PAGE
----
I used to be a good blogger. I’d seek out original content, to go with the echo-chamber stuff (“Well, I also think that so-and-so is wrong when she says…”), and I’d be consistent. Anymore, not as much.
When I heard about the first food-addiction conference sponsored by a medical institution, it seemed so far off, but finally related activities open today.
This goes back a bit, but it has good content, and I'll bet you haven't seen it. Running time is less than 8 minutes.
I gave this speech a couple of years ago, back before I was fully committed to my pursuit of professional speaking, which explains how I could show up before a crowd in a T-shirt. But I like the content, and don't anticipate giving the speech again, so I share it despite its flaws.
I left the following comment at the online home of an aspiring actress and other things living in New York City, who penned an uninformed diatribe against food addiction:
I mean this in the sweetest, most constructive way: You are ignorant of very real conditions. Really, no flaming, no caps.
"I can't imagine..." you say, and I accept that — you haven't been able to imagine this thing that is real. OK, I hear you, your imagination won't conjure the idea.
Welcome to another installment of “10 Words or Less,” in which I ask interesting people for brief answers to brief questions. Today’s participant is one of the world’s most accomplished researchers in food and addiction. Remember, please: No counting! “10 words” is about attitude, not addition, and besides, let’s see you do it.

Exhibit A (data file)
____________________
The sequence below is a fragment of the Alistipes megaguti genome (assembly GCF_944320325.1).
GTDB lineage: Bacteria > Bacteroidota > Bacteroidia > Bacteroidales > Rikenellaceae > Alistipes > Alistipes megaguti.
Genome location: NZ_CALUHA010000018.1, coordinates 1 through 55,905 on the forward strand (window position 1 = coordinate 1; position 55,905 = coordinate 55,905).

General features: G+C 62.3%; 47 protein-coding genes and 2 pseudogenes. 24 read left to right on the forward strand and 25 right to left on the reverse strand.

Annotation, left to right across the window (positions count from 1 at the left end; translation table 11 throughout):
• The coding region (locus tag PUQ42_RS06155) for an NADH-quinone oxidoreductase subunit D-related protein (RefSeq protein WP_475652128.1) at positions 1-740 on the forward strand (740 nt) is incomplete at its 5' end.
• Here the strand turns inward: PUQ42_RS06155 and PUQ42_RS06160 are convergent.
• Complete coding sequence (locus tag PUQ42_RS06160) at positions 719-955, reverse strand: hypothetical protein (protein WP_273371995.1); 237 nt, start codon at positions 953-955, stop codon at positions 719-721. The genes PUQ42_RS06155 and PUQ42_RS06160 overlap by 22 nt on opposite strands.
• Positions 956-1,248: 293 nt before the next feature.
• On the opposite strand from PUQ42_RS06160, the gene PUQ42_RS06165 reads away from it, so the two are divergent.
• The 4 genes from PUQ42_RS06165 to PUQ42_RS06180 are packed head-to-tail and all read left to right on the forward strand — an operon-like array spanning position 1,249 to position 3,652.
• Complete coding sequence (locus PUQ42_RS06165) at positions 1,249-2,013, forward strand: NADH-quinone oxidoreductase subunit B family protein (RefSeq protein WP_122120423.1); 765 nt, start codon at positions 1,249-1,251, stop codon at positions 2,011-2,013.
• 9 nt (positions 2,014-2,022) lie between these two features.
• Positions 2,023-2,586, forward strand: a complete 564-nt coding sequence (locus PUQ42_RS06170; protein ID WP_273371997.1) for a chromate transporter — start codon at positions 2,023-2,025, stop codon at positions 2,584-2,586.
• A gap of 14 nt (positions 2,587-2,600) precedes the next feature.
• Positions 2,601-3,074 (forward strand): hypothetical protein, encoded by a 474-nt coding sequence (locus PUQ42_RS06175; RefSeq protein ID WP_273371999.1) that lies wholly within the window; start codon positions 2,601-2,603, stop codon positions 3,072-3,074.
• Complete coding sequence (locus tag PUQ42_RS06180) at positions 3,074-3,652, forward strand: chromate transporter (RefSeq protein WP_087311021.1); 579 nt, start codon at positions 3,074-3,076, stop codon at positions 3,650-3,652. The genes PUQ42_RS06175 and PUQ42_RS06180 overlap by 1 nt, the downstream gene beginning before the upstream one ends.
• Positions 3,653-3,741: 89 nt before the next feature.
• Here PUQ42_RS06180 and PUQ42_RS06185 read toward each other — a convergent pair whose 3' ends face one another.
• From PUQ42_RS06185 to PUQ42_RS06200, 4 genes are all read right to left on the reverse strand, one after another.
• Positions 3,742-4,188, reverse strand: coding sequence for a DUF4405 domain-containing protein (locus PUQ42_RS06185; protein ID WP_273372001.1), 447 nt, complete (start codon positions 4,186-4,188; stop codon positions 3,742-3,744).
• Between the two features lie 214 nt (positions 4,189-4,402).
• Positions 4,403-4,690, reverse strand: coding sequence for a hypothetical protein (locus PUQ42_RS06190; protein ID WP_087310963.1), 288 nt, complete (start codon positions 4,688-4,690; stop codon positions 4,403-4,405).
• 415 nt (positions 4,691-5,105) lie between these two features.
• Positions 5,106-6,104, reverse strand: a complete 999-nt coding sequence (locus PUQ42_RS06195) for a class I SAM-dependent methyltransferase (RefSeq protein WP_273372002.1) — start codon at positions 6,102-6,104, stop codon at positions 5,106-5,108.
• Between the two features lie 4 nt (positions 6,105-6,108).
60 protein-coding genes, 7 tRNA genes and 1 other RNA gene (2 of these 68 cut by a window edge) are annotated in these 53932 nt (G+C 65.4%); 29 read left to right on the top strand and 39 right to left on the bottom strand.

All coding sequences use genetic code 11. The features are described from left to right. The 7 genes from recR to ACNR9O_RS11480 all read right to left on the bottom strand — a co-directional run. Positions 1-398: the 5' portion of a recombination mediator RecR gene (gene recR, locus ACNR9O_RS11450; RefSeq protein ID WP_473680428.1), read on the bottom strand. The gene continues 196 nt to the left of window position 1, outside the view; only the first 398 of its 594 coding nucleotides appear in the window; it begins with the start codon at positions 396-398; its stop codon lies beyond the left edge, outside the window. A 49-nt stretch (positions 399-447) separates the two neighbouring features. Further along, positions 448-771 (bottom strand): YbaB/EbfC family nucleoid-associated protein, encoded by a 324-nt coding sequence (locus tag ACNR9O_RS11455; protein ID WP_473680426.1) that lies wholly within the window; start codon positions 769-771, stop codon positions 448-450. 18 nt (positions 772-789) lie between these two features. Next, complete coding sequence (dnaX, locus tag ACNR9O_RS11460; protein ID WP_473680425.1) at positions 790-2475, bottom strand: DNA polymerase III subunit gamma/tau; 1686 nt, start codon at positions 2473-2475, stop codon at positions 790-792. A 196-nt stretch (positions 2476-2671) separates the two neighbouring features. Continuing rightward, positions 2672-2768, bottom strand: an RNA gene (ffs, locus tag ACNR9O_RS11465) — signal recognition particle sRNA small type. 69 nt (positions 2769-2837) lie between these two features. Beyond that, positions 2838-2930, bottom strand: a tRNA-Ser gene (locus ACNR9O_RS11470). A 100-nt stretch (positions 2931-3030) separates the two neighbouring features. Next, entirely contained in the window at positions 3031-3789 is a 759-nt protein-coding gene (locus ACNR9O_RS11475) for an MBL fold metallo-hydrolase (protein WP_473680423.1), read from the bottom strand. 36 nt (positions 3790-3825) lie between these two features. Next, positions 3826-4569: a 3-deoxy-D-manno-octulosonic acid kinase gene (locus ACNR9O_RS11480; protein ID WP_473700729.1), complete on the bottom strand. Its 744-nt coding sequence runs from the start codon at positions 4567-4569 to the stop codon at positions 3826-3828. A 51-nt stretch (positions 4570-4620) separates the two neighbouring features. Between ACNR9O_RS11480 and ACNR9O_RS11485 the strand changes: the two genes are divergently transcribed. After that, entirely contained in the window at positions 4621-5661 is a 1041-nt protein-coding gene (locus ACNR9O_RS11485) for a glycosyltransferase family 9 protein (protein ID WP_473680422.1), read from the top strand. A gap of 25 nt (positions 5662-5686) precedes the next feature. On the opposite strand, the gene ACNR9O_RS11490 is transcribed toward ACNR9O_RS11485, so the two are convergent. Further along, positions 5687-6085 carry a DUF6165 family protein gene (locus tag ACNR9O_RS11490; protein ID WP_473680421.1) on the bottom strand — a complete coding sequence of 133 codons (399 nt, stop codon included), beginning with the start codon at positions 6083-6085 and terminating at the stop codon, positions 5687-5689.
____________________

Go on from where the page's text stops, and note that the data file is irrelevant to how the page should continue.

Name Nicole Avena, Ph.D.
Family status Lives in New Jersey, married, one child
Occupation Assistant Professor at University of Florida, Department of Psychiatry, and Visiting Research Associate at Princeton University, studying neuroscience, appetite, and addiction
Born when, where Point Pleasant, N.J., Oct 5, 1978
A formative event from your childhood “I was in a spelling competition in elementary school and that engendered a fondness for academic reward.”
Where’d you place? “I came in 2d.”
First paying job“Lifeguard at a yacht club.”
Something you took from that job “Aside from a nice tan each summer, I had the chance to teach several children to swim, and that taught me patience and how to negotiate.”
Someone outside your family who influenced you particularly “Bart Hoebel, who was a professor at Princeton and one of my mentors.”
Over at medicaldaily.com, the writer Evan Winchester shows severe gaps in his understanding of the food experience of tens of millions of Americans in his April 22 piece, "Is Food Addiction a Real Eating Disorder?"
I was moved by his piece to offer three points of rebuttal, which I then decided to expand on and share beyond just the readers of his post. I hope the context will be sufficient...
During my recent inquiries into Health At Every Size, one motivation I’ve heard from proponents is that “people should be able to listen to their bodies.” And again I have to say, I just don't get, or struggle to accept.
Reason 1: To me, this is akin to saying that I’m not going to wear glasses, because “I should be able to trust my eyes.”
As I've described before, registered dietitians scoff at the idea of food addiction almost monolithically, a circumstance I got to observe again last weekend at the Binge Eating Disorder Association national conference in Bethesda, Md.